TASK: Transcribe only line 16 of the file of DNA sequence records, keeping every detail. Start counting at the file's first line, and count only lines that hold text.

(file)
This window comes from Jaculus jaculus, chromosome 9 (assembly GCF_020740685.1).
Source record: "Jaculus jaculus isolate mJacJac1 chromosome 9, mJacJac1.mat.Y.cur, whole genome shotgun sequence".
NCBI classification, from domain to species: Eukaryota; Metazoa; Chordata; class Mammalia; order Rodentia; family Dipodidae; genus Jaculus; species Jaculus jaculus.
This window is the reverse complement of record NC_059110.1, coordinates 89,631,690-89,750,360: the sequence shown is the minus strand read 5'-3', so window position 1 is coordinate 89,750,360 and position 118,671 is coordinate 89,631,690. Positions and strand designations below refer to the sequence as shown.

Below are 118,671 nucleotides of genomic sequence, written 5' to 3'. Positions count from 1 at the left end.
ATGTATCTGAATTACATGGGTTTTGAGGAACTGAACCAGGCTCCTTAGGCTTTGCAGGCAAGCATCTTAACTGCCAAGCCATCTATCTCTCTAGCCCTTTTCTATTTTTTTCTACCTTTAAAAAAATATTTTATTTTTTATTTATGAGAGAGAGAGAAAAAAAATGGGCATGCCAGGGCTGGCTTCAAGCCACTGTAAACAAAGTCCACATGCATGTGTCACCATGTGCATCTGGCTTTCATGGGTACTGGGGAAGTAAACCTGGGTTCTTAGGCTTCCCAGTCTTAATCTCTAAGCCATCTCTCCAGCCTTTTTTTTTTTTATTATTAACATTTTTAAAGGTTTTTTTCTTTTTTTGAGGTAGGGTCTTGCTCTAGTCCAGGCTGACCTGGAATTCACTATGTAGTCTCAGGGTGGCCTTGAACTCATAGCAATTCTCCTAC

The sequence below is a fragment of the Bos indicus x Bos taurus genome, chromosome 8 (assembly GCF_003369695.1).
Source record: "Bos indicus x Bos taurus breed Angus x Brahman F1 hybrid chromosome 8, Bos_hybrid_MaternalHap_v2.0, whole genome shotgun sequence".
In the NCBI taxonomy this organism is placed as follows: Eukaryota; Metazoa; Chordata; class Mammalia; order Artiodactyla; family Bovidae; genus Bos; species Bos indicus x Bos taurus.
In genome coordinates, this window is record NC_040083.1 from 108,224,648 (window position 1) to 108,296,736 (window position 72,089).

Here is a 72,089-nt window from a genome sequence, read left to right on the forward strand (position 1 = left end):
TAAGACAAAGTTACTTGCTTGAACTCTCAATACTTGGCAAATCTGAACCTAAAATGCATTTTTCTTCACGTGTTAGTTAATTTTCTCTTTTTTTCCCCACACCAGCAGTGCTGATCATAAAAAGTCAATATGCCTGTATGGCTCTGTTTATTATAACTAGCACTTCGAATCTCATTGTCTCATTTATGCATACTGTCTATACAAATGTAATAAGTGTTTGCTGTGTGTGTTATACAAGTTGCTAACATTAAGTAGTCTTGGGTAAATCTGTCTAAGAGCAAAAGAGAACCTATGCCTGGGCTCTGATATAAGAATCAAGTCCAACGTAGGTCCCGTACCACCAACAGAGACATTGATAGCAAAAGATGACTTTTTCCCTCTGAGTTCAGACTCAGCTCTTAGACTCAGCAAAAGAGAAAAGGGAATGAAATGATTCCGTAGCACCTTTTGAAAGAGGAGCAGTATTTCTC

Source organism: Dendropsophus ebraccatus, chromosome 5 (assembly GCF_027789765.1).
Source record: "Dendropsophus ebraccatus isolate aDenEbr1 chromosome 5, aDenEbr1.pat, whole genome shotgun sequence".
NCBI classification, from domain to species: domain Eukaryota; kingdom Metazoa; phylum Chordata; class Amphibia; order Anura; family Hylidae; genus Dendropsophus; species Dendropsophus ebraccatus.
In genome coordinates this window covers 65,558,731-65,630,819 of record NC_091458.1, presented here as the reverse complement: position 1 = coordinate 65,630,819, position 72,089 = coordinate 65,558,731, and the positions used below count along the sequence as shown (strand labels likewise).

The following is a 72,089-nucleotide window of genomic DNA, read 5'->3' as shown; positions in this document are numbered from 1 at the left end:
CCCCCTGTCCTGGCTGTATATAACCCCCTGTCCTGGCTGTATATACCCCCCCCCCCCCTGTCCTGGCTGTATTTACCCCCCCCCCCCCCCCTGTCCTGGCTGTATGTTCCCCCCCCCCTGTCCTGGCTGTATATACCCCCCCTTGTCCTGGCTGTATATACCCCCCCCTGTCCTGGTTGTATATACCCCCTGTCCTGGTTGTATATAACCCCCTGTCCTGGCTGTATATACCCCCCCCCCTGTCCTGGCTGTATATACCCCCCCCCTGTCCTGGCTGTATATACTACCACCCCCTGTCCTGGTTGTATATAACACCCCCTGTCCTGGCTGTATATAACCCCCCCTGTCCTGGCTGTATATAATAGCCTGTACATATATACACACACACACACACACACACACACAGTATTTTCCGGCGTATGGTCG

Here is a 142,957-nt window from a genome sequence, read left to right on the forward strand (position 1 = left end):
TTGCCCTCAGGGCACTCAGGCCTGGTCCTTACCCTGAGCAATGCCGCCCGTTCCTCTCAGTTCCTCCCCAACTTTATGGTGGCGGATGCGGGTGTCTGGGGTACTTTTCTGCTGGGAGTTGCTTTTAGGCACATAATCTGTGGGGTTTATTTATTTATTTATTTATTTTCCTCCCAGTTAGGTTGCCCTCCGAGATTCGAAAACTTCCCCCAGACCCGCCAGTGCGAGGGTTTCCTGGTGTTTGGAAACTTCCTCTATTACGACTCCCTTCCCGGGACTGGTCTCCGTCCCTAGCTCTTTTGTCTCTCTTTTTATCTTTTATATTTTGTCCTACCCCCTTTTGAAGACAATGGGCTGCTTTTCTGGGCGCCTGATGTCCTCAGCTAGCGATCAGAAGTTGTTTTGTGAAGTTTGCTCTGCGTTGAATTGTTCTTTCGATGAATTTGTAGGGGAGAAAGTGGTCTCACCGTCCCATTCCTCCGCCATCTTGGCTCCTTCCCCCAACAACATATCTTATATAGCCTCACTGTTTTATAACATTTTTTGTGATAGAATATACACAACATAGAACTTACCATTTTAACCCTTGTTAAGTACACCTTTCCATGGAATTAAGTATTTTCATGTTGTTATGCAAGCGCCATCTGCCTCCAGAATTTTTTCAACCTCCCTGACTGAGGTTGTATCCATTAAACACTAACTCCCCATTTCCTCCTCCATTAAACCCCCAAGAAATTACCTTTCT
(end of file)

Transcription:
In genome coordinates this window covers 65,558,731-65,630,819 of record NC_091458.1, presented here as the reverse complement: position 1 = coordinate 65,630,819, position 72,089 = coordinate 65,558,731, and the positions used below count along the sequence as shown (strand labels likewise).